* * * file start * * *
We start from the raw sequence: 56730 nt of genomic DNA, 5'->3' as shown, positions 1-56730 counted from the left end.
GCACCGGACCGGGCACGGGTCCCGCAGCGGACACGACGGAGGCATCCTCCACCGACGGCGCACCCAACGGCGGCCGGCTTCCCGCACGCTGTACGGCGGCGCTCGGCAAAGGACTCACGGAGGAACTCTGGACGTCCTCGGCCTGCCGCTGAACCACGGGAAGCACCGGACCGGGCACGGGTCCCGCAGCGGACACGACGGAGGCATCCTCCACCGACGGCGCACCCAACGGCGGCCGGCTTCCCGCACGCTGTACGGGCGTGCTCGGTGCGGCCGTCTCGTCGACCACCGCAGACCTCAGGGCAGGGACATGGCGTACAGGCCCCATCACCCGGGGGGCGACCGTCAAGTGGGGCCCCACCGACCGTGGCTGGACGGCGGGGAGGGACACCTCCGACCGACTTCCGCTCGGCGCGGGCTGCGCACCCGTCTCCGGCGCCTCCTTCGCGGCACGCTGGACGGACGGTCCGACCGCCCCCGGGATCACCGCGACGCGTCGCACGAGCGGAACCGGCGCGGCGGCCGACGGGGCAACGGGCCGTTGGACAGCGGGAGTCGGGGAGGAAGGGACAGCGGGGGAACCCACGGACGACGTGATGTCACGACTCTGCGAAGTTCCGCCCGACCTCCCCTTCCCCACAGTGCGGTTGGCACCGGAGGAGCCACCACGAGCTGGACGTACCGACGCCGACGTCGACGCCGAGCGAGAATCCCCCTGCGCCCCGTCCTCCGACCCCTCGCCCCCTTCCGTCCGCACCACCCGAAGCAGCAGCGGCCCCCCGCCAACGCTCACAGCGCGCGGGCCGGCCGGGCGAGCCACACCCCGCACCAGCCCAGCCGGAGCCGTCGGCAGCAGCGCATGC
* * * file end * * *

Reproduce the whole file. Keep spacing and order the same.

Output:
We start from the raw sequence: 56730 nt of genomic DNA, 5'->3' as shown, positions 1-56730 counted from the left end.
GCACCGGACCGGGCACGGGTCCCGCAGCGGACACGACGGAGGCATCCTCCACCGACGGCGCACCCAACGGCGGCCGGCTTCCCGCACGCTGTACGGCGGCGCTCGGCAAAGGACTCACGGAGGAACTCTGGACGTCCTCGGCCTGCCGCTGAACCACGGGAAGCACCGGACCGGGCACGGGTCCCGCAGCGGACACGACGGAGGCATCCTCCACCGACGGCGCACCCAACGGCGGCCGGCTTCCCGCACGCTGTACGGGCGTGCTCGGTGCGGCCGTCTCGTCGACCACCGCAGACCTCAGGGCAGGGACATGGCGTACAGGCCCCATCACCCGGGGGGCGACCGTCAAGTGGGGCCCCACCGACCGTGGCTGGACGGCGGGGAGGGACACCTCCGACCGACTTCCGCTCGGCGCGGGCTGCGCACCCGTCTCCGGCGCCTCCTTCGCGGCACGCTGGACGGACGGTCCGACCGCCCCCGGGATCACCGCGACGCGTCGCACGAGCGGAACCGGCGCGGCGGCCGACGGGGCAACGGGCCGTTGGACAGCGGGAGTCGGGGAGGAAGGGACAGCGGGGGAACCCACGGACGACGTGATGTCACGACTCTGCGAAGTTCCGCCCGACCTCCCCTTCCCCACAGTGCGGTTGGCACCGGAGGAGCCACCACGAGCTGGACGTACCGACGCCGACGTCGACGCCGAGCGAGAATCCCCCTGCGCCCCGTCCTCCGACCCCTCGCCCCCTTCCGTCCGCACCACCCGAAGCAGCAGCGGCCCCCCGCCAACGCTCACAGCGCGCGGGCCGGCCGGGCGAGCCACACCCCGCACCAGCCCAGCCGGAGCCGTCGGCAGCAGCGCATGC